Tuesday, April 3, 2012

The Supreme Court and Health Care Act

The Nation is anxiously awaiting the ruling of the Supreme Court on the Health Reform Act (Accountable Care Act..aka: Obamacare) which will be announced in June.  The 6 days of hearings were unprecedented in their partisan tone and we got a good idea of how the justices will vote.  But no-one can truly predict how it will turn out until the last minute.  Each one has already rendered a private decision and the next two months will be for counterarguments and more deliberation before the final decision.

The justices can overturn the entire law, which would nullify many important health provisions that have already taken effect.  For example, 2.5 million young adults under the age of 26 could lose insurance coverage through their parents' plans.  Patient safety improvements that are already in effect would be reversed.  Preventive care goes away and  value based purchasing has just begun under ACA and could be reversed if the act is struck down. 

The justices could strike down the individual mandate part of the law.  After all, we are a free country and no-one should be forced to buy health insurance, right?  Never mind that everyone is forced into Social Security and Medicare through payroll taxes and car insurance is mandated if you drive.  Millions of people pay into Medicare and never use the service if they die before age 65 or are Christian Scientists or just hate doctors.  No-one gets a rebate.  Never mind that Emergency rooms and physicians are REQUIRED by law to treat uninsured people in the emergency room.  No-one seems to mind about that mandate! 

If they strike the mandate, they also nullify the provision for community rating and guaranteed insurance.  There is no ACA without the mandate...something the GOP knows.  Mitt Romney and Newt Gingrich were fervent supporters of the mandate before they ran for President. If the mandate is eliminated,  it's back to the status quo.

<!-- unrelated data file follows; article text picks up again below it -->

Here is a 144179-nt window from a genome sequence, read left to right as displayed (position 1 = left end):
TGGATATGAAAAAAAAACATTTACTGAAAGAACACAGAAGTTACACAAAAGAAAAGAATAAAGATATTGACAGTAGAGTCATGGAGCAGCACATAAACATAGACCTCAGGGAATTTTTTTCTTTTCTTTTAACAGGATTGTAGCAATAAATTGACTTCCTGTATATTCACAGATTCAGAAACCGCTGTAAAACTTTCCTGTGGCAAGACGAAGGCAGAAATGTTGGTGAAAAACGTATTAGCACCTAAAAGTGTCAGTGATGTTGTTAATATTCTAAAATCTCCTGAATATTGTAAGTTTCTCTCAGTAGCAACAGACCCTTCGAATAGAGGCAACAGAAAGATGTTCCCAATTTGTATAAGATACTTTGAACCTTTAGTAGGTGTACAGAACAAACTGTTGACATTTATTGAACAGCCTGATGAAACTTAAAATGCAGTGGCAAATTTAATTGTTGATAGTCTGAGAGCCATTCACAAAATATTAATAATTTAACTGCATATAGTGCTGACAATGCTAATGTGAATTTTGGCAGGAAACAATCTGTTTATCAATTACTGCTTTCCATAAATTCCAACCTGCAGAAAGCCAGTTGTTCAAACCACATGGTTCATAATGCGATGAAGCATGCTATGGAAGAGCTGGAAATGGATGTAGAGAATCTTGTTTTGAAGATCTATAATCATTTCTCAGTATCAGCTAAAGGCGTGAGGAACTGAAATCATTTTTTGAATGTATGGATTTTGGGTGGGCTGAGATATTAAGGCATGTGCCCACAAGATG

The Republicans would like to make Medicare into a voucher program.  That shifts the buck back to people who can least afford it and guarantees higher administrative costs.  It essentially dismantles Medicare.

The Accountable Care Act is simply a start.  It doesn't go far enough to reduce spiraling costs.  It does address inequalities of care and helps reign in abuses.  It is a start at shifting from "do more, despite the outcome", to focusing on value.

I support it and hope the Supreme Court does too.


Chef Scotty said...

I'm no lawyer, but after hearing some of the arguments...ie:'we'll be forced to buy cell phones or broccoli, if we are forced to buy health insurance...' Doesn't anyone remember being forced to buy auto insurance? Would someone explain the difference to me. BTW I already eat broccoli, have a cell phone, and am forced to buy auto insurance....and the prices are still going up.

Bruce said...

As a licensed Independent Insurance Agent in AZ I hear so many stories of how this is going to pan out. The insurance companies are scrambling to make ends meet by making all sorts of changes; coverages, pricing, rules and regs for example. A lot of very good smaller health insurance companies have had to close their doors leaving policyholders scrambling to find coverage with another company, usually at higher costs with less covered care. That leaves the giant companies to dictate costs and it looks more and more like a monopoly at times. I hope they get it right where it's a fair deal for everyone involved; providers, insureds and caregivers.

Raymond Bouchayer said...

Grim looking bunch of people ...What is the problem with Medicaire for all( paid by our taxes and increse taxes on cigarettes and alcohol) , eliminate the Insurance Companies, the real thieves .
I guess not , Lobbiest are too busy paying off Politicians to vote for the profits of Insurance Companies

Steve Heilig said...

"The justices considered whether to invalidate the entire law... 'You really want us to go through these 2,700 pages?' asked Justice Antonin Scalia."
- Well, yes, Your Honor, that would seem appropriate, considering.

Yan Katsnelson said...

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Yan Katsnelson